1. End of School

School in France doesn’t end until the 1st week in July, although older children (high school) have usually finished their annual exams and are in cruise control. There is not much that goes on in school after the end of June.

Bastille in Paris
Place de la Bastille, Paris

2. 14 Juillet – Bastille Day

  • Public holiday in France: Yes
  • When: 14th of July

Interestingly, the date of the French Revolution (in 1789) is simply called by its date, Quatorze Juillet, and not Bastille Day as anglophones call it. Bastille day doesn’t really mean anything to the French.

14 Juillet parade on the Champs Elysée
14 Juillet parade on the Champs Elysée

The day is usually marked in Paris by a giant military parade with tanks, military regiments, horses, etc. The President of France usually hosts a foreign leader and gives a speech proclaiming “Vive la France!“. The crowd favorite, however, is always the traditional flyover by the different types of aircraft in the French Air Force.

I should note, there are no particular events at Place de la Bastille in Paris, so check before you head over.

Pro-tip: You will usually hear them practicing overhead on July 13th, from over La Défense over to the Champs Elysées and back. You can read more about how French people celebrate Bastille day here.

☞ READ MORE: Le Marseillais: Why the French National Anthem remains controversial.

3. Juilletiste – July holidaymaker

There are two types of people in France: the Juilletiste and the Aoûtien. Those who take their annual 3 weeks off in July, and those who do so in August.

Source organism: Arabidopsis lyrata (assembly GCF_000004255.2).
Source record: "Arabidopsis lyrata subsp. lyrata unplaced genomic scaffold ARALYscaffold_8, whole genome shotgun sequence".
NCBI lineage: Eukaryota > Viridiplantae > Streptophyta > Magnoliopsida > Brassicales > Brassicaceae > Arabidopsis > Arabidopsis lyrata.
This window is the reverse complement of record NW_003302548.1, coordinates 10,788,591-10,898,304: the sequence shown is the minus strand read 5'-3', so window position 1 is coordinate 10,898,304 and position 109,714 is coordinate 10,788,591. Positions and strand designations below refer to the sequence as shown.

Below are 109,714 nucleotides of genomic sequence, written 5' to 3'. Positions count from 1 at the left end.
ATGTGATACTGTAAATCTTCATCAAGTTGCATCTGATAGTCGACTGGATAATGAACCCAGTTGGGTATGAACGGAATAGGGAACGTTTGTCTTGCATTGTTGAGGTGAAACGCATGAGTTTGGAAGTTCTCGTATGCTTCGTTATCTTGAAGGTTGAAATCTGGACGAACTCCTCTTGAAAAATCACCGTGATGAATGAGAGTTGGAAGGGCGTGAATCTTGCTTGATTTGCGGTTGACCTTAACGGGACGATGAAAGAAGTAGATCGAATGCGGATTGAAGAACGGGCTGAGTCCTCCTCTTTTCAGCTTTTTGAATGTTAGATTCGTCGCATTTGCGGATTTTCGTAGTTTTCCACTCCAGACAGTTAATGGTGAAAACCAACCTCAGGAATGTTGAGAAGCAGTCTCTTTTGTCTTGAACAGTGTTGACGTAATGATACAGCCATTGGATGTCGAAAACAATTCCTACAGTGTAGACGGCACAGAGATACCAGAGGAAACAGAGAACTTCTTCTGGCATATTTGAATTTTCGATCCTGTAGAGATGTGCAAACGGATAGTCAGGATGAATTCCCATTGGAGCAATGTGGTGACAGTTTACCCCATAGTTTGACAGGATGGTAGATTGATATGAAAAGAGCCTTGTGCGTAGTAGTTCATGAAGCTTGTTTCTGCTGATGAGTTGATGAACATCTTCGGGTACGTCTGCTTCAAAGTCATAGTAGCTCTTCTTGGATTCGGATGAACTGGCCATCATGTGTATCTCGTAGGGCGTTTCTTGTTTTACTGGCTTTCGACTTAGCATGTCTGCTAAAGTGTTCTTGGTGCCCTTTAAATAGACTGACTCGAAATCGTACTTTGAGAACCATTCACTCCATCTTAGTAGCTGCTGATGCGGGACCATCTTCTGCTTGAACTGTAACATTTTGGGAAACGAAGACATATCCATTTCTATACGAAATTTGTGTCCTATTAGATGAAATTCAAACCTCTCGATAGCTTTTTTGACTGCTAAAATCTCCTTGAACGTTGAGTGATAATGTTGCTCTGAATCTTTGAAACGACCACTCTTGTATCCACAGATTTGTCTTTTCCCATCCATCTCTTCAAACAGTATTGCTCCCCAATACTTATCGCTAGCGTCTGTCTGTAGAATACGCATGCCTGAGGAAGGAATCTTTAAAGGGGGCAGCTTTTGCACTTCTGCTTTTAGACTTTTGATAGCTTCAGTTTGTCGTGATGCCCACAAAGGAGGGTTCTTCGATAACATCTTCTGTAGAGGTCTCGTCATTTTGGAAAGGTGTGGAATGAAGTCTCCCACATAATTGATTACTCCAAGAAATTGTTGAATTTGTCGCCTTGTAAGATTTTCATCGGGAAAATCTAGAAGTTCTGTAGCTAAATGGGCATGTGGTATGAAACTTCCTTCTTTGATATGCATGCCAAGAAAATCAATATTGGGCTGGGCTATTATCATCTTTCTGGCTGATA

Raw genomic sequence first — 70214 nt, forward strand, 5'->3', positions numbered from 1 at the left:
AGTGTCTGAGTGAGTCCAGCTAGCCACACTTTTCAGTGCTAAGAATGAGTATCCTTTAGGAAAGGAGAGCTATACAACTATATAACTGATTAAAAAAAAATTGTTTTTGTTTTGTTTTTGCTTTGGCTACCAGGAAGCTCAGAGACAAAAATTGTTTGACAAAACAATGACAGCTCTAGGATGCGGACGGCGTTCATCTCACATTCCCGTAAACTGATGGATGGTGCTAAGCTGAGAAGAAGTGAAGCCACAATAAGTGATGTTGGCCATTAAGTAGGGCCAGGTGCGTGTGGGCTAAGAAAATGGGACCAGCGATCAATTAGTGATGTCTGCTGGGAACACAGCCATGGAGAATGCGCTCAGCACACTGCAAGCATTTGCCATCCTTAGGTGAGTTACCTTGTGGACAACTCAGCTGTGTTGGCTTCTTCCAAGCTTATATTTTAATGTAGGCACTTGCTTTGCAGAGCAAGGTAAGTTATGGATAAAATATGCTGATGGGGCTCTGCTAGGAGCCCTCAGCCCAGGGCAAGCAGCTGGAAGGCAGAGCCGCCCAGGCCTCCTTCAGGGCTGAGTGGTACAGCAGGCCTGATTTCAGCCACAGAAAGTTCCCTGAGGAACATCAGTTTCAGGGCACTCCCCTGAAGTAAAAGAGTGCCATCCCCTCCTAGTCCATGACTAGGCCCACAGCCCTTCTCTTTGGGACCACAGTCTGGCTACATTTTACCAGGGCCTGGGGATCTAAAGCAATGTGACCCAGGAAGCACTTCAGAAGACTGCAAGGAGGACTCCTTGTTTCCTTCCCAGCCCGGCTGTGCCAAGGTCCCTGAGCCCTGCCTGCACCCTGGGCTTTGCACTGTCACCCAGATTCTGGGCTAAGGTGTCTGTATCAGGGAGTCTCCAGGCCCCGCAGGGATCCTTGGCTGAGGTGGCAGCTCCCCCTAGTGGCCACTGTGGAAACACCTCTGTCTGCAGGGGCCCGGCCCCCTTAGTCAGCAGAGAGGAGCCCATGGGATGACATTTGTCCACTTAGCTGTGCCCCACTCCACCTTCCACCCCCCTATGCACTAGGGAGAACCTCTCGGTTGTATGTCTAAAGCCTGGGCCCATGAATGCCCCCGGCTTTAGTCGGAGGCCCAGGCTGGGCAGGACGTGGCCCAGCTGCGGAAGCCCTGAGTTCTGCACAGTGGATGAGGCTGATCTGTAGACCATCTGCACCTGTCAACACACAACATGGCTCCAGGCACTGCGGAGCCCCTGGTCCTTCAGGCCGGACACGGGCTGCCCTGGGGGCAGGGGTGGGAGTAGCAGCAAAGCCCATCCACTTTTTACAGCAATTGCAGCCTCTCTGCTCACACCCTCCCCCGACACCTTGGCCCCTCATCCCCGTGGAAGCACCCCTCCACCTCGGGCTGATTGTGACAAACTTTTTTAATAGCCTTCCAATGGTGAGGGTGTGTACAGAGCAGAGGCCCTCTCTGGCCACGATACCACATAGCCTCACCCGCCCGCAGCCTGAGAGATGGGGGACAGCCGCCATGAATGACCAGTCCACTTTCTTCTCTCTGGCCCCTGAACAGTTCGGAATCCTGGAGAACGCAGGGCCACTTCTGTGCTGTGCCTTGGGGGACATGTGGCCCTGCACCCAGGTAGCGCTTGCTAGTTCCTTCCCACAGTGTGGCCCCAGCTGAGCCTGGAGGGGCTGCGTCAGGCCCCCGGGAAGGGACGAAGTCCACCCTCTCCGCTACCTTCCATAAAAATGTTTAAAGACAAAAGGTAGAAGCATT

If you are impatient, you take off July, when prices are slightly cheaper. Otherwise, you try to maximize your summer in the city, waiting for your August holidays.

4. Summer sales

If you missed the soldes d’hiver (winter sales) back in January, have no fear, if you come to France in July, you may still catch the tail end of the soldes d’été!

The summer sales start in the last week of June and run for 4 weeks into July. Many of shopping areas in Paris will be particularly lively during the sales period, but you will find sales in stores all over the country.

5. Le Tour de France

The most prestigious bike race, the Tour de France starts on the 1st of July and runs all through the country. It starts at a different location every year and consists of 21 stages, each a day long, over the course of 23 days.

The final stage and grand finalé always in Paris, with the winner awarded the yellow jersey on the Avenue des Champs Elysées in front of cheering crowds.

6. Other festivals

Other events include the town of Boulogne-sur-Mer, which is known for its sea festival, known as fête de la mer. Every two years in mid-July, the Côte d’Opale celebrates for 4 days, the sea and the maritime world.

What to Pack

The sunshine may be out in July, but you may still need a light jacket in the evenings au cas où (just in case).

You can find more French style tips here.


If you enjoyed reading this article, you may enjoy reading more about events in France in other months of the year. A bientôt!